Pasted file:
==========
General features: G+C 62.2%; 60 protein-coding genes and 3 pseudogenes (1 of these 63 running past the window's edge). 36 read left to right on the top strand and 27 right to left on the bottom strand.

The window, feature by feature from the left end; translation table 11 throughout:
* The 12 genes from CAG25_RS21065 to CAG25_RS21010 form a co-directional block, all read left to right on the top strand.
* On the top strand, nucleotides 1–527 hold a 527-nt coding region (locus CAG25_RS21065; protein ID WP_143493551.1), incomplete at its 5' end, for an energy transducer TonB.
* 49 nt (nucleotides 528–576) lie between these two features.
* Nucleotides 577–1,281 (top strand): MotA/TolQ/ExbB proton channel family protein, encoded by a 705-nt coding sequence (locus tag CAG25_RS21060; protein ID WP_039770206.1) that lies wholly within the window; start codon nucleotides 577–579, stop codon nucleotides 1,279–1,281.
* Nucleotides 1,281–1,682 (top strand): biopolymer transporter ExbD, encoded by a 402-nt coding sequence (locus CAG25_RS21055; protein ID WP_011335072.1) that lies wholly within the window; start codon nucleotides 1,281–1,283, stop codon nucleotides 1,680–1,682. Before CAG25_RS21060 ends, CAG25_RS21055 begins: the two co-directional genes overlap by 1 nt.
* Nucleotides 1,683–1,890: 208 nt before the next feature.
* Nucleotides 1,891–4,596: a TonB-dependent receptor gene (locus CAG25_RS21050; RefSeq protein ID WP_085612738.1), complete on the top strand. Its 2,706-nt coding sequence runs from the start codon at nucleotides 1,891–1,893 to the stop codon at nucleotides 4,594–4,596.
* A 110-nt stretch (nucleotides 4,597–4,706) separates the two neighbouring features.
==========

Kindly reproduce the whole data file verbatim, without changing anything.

General features: G+C 62.2%; 60 protein-coding genes and 3 pseudogenes (1 of these 63 running past the window's edge). 36 read left to right on the top strand and 27 right to left on the bottom strand.

The window, feature by feature from the left end; translation table 11 throughout:
* The 12 genes from CAG25_RS21065 to CAG25_RS21010 form a co-directional block, all read left to right on the top strand.
* On the top strand, nucleotides 1–527 hold a 527-nt coding region (locus CAG25_RS21065; protein ID WP_143493551.1), incomplete at its 5' end, for an energy transducer TonB.
* 49 nt (nucleotides 528–576) lie between these two features.
* Nucleotides 577–1,281 (top strand): MotA/TolQ/ExbB proton channel family protein, encoded by a 705-nt coding sequence (locus tag CAG25_RS21060; protein ID WP_039770206.1) that lies wholly within the window; start codon nucleotides 577–579, stop codon nucleotides 1,279–1,281.
* Nucleotides 1,281–1,682 (top strand): biopolymer transporter ExbD, encoded by a 402-nt coding sequence (locus CAG25_RS21055; protein ID WP_011335072.1) that lies wholly within the window; start codon nucleotides 1,281–1,283, stop codon nucleotides 1,680–1,682. Before CAG25_RS21060 ends, CAG25_RS21055 begins: the two co-directional genes overlap by 1 nt.
* Nucleotides 1,683–1,890: 208 nt before the next feature.
* Nucleotides 1,891–4,596: a TonB-dependent receptor gene (locus CAG25_RS21050; RefSeq protein ID WP_085612738.1), complete on the top strand. Its 2,706-nt coding sequence runs from the start codon at nucleotides 1,891–1,893 to the stop codon at nucleotides 4,594–4,596.
* A 110-nt stretch (nucleotides 4,597–4,706) separates the two neighbouring features.